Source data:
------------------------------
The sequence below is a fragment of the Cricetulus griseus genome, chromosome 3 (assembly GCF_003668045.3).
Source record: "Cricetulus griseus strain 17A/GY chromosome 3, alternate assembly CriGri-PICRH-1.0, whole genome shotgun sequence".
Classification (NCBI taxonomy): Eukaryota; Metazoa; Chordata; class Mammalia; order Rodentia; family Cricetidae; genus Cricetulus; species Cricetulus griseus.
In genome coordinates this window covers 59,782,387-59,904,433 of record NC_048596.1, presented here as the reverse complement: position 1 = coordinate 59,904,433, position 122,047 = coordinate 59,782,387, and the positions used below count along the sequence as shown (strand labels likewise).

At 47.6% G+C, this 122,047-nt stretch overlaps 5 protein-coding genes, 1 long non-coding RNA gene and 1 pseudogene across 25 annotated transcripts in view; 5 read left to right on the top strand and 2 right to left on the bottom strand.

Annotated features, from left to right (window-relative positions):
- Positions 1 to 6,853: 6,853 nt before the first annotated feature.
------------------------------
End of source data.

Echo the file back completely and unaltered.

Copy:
The sequence below is a fragment of the Cricetulus griseus genome, chromosome 3 (assembly GCF_003668045.3).
Source record: "Cricetulus griseus strain 17A/GY chromosome 3, alternate assembly CriGri-PICRH-1.0, whole genome shotgun sequence".
Classification (NCBI taxonomy): Eukaryota; Metazoa; Chordata; class Mammalia; order Rodentia; family Cricetidae; genus Cricetulus; species Cricetulus griseus.
In genome coordinates this window covers 59,782,387-59,904,433 of record NC_048596.1, presented here as the reverse complement: position 1 = coordinate 59,904,433, position 122,047 = coordinate 59,782,387, and the positions used below count along the sequence as shown (strand labels likewise).

At 47.6% G+C, this 122,047-nt stretch overlaps 5 protein-coding genes, 1 long non-coding RNA gene and 1 pseudogene across 25 annotated transcripts in view; 5 read left to right on the top strand and 2 right to left on the bottom strand.

Annotated features, from left to right (window-relative positions):
- Positions 1 to 6,853: 6,853 nt before the first annotated feature.